The arguments that government lawyers had made in seeking rehearing in the First Circuit were a strong indication that this case will be appealed.  The Circuit panel majority’s “categorical bar,” the government petition argued, “will impede the investigation and prosecution of numerous criminal offenses.  The rapid development of new communication and computing technologies ensures that the legal issues presented in this case will recur in future cases, and the majority’s decision provides scant guidance to law-enforcement officers and courts about what other items seized from an arrestee’s person may be searched incident to a lawful arrest.”

The government petition relied in part upon the Supreme Court’s recent decision in Maryland v. King, allowing police to search the DNA of any individual arrested for a serious crime — a technique that can often allow officers to solve unsolved “cold cases.”

The First Circuit ruling is in direct conflict with rulings by three other federal appeals courts, and with decisions of state courts — including the highest state court in Massachusetts (the Supreme Judicial Court), which is itself in the First Circuit’s geographic area.  Federal and state courts have the authority to issue differing rulings on the Constitution’s meaning.

In the panel decision, the majority said that it was necessary at this point in the development of electronic technology for it to come up with a flat rule, admitting no exceptions to the warrant requirement.   “The government,” it said, “has not convinced us that such a search [without a warrant] is ever necessary to protect arresting officers or preserve destructible evidence.”

However, the majority said that “we may have to revisit this issue in the years to come, if further changes in technology cause warrantless cellphone data searches to become necessary” under prior Supreme Court rulings dealing with the power of police to make searches as part of an initial arrest procedure.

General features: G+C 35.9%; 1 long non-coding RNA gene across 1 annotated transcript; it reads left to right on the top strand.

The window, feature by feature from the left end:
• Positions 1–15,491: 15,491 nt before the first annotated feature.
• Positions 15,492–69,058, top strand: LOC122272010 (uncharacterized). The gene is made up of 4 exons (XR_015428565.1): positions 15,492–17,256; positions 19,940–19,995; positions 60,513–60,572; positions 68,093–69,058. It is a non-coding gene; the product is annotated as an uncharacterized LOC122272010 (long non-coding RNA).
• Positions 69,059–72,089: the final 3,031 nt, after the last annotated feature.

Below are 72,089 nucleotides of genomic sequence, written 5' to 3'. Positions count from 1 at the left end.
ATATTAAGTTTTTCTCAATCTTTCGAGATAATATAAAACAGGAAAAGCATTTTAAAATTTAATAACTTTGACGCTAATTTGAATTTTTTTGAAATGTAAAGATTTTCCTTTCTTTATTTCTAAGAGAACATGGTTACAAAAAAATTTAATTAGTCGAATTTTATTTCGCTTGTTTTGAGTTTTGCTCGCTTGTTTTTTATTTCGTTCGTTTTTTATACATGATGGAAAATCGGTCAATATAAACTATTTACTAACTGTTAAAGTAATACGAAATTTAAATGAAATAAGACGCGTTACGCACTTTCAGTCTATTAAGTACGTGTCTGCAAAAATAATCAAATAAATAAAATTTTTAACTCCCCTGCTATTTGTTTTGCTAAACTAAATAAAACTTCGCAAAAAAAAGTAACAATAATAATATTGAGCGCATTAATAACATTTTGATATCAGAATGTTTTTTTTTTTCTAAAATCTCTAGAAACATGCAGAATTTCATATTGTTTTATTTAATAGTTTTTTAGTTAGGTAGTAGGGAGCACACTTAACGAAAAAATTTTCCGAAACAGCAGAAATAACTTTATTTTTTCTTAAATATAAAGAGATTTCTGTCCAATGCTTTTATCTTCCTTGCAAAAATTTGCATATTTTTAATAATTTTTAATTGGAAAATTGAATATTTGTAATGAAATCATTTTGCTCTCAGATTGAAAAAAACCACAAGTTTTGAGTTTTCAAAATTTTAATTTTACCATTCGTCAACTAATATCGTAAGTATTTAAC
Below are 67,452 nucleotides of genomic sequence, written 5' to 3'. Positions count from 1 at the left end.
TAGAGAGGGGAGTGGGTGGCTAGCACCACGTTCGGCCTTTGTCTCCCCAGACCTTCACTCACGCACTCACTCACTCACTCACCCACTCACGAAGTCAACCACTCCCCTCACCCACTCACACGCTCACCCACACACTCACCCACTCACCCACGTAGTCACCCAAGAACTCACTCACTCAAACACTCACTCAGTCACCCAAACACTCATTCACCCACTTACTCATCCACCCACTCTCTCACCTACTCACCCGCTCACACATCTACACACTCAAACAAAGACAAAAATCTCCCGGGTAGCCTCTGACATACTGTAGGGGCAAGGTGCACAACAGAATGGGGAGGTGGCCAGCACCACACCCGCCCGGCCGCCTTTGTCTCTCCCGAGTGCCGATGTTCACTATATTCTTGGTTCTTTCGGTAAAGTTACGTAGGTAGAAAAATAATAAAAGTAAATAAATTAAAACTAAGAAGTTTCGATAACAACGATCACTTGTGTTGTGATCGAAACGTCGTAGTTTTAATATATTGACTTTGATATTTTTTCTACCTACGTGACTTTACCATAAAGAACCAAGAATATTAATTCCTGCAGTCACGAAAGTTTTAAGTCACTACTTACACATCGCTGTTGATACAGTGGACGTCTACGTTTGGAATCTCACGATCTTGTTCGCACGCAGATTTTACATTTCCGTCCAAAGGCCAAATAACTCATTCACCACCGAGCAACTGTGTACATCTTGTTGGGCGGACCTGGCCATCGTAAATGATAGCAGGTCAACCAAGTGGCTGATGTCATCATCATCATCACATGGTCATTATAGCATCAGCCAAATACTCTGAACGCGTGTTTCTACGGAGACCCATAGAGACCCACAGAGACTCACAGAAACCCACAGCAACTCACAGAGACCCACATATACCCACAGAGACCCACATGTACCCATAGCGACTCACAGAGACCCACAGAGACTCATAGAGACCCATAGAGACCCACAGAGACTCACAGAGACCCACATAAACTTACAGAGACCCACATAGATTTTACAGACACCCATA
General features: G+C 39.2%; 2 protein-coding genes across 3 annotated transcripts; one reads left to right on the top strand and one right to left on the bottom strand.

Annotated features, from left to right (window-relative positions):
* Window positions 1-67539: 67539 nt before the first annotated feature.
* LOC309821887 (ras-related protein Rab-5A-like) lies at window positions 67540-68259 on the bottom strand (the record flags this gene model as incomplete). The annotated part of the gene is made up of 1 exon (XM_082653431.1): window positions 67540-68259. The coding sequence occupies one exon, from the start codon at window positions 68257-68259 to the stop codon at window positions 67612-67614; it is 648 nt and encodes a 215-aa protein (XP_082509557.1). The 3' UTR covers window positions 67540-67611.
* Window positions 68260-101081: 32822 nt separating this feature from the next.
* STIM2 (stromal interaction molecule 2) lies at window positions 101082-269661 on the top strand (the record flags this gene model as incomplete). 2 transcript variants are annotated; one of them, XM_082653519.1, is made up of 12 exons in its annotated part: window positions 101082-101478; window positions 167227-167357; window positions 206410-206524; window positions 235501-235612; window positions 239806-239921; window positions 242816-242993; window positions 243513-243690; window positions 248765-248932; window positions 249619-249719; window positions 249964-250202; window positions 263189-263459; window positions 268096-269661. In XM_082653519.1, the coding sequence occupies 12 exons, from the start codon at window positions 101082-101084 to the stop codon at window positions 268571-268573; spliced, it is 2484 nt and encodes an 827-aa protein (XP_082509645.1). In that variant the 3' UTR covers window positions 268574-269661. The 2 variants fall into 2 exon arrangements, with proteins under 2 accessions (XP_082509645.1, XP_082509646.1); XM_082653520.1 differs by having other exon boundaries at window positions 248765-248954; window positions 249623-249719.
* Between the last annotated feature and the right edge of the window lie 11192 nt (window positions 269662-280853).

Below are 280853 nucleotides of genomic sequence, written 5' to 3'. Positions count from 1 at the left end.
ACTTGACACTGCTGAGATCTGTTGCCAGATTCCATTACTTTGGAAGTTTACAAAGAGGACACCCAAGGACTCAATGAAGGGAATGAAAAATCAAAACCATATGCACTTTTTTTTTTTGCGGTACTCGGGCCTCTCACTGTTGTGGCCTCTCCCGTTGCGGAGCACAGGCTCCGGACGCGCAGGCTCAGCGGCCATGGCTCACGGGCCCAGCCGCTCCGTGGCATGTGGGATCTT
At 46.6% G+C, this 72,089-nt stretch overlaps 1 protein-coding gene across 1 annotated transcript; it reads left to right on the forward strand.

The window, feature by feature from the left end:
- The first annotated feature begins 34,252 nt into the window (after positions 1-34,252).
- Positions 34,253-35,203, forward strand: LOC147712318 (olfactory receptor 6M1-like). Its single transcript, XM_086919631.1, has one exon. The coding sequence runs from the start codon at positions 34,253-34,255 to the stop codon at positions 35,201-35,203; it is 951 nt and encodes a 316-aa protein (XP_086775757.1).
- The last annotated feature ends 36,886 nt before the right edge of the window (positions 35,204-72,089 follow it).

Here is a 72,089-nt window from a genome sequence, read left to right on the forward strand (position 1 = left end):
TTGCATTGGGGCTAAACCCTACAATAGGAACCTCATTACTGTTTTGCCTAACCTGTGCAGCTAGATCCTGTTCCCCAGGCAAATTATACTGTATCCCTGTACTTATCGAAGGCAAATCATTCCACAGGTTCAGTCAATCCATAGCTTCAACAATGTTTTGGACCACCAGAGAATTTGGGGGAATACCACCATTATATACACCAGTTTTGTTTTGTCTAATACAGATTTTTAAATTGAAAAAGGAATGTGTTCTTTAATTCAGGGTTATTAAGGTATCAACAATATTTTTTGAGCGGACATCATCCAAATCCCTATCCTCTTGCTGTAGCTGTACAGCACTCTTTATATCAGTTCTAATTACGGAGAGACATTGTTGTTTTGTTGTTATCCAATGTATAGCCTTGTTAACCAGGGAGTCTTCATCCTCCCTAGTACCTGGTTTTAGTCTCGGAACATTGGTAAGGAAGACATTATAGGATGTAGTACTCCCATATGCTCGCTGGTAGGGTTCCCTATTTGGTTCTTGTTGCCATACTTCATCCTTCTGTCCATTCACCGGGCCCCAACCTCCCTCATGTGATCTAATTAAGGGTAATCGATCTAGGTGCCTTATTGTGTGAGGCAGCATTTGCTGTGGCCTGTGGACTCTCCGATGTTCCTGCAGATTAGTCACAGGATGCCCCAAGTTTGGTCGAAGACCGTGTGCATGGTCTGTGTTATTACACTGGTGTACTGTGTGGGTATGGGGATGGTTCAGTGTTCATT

In addition, the majority conceded that some warrantless cellphone searches might be justified under the “exigent circumstances” exception to the Fourth Amendment’s warrant requirement — such as a situation where a cellphone is believed to contain evidence necessary to locate a kidnapped child or to investigate a bombing plot or incident.

The majority decision was written by Circuit Judge Norman H. Stahl, and was joined by Circuit Judge Kermit V. Lipez.  Circuit Judge Jeffrey R. Howard dissented, arguing that cellphone searches should be judged on a case-by-case basis.

Less than two weeks after the government sought rehearing en banc, the Circuit Court denied the plea, with no noted dissents.  Chief Judge Sandra L. Lynch said she was voting to deny rehearing “because I think the preferable course is to speed this case to the Supreme Court for its consideration.”  Circuit Judge Howard — the dissenter in the panel ruling — said much the same thing, commenting that he welcomed “speedy resolution from the Supreme Court,” and saying that he saw no reason to delay by rehearing the issue at the appellate level.

Recommended Citation: Lyle Denniston, Cellphone privacy case on way to Court? (FURTHER UPDATE), SCOTUSblog (Jul. 30, 2013, 1:18 PM),